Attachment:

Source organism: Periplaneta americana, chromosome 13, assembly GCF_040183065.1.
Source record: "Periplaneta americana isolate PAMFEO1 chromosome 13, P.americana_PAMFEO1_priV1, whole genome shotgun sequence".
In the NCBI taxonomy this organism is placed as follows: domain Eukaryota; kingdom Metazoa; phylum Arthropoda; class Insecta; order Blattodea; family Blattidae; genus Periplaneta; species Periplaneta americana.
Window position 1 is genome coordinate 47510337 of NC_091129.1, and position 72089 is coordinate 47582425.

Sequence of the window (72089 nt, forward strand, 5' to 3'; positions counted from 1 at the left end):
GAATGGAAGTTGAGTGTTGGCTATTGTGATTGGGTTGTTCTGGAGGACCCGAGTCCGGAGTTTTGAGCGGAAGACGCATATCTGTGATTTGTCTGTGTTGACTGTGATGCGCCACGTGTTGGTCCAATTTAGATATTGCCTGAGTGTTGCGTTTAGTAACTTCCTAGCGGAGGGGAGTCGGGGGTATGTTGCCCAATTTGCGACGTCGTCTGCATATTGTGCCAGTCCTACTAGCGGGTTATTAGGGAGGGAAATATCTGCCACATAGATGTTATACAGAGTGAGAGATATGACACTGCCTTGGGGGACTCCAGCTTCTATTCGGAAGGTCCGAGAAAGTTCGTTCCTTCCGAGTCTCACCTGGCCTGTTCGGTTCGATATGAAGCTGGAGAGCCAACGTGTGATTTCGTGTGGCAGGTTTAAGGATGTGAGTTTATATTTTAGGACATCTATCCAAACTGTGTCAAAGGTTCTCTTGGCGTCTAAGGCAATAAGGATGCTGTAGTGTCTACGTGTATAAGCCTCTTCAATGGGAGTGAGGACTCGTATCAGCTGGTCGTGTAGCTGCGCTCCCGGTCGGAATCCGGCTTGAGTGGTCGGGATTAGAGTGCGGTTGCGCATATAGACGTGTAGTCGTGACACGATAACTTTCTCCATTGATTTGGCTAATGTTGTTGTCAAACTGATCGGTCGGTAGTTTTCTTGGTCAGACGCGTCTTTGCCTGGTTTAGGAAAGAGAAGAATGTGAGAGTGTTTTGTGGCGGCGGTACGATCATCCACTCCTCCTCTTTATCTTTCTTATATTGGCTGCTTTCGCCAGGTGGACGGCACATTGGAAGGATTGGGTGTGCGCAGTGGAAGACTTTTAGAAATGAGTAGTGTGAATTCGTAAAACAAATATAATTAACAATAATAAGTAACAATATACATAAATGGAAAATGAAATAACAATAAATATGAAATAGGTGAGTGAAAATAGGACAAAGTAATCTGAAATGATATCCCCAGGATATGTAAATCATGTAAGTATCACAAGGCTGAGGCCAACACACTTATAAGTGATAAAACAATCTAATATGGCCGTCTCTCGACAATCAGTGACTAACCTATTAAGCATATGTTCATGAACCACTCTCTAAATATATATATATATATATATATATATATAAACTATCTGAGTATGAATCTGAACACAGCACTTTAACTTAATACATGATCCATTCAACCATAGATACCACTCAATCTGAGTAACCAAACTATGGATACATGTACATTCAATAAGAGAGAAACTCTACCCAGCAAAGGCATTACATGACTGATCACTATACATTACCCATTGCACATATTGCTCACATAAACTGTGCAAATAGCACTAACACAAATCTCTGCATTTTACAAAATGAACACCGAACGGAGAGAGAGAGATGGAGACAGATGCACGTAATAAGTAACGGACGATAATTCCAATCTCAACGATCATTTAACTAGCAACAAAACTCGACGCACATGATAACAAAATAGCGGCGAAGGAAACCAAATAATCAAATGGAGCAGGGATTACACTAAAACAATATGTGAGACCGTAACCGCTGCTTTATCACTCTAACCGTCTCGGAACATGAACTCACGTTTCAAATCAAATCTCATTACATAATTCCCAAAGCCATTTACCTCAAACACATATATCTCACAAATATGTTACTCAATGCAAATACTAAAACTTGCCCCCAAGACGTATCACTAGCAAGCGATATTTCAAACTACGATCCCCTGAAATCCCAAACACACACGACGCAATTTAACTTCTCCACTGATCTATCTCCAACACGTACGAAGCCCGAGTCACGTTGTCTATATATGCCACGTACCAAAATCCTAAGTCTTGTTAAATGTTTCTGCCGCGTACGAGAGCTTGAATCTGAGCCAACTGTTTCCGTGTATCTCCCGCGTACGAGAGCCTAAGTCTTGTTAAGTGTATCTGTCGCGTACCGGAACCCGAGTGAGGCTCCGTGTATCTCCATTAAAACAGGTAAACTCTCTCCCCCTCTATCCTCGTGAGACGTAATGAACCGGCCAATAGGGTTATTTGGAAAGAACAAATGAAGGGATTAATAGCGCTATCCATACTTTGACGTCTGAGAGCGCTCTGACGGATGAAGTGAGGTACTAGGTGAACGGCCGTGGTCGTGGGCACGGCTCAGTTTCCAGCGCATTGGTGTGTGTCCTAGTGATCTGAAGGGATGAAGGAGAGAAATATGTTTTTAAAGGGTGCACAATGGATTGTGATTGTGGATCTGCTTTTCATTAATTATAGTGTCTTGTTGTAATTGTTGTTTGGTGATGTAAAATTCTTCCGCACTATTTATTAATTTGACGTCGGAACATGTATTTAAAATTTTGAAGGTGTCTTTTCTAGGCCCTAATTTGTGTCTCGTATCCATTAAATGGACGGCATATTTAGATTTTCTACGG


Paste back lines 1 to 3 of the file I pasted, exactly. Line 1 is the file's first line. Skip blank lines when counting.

Source organism: Periplaneta americana, chromosome 13, assembly GCF_040183065.1.
Source record: "Periplaneta americana isolate PAMFEO1 chromosome 13, P.americana_PAMFEO1_priV1, whole genome shotgun sequence".
In the NCBI taxonomy this organism is placed as follows: domain Eukaryota; kingdom Metazoa; phylum Arthropoda; class Insecta; order Blattodea; family Blattidae; genus Periplaneta; species Periplaneta americana.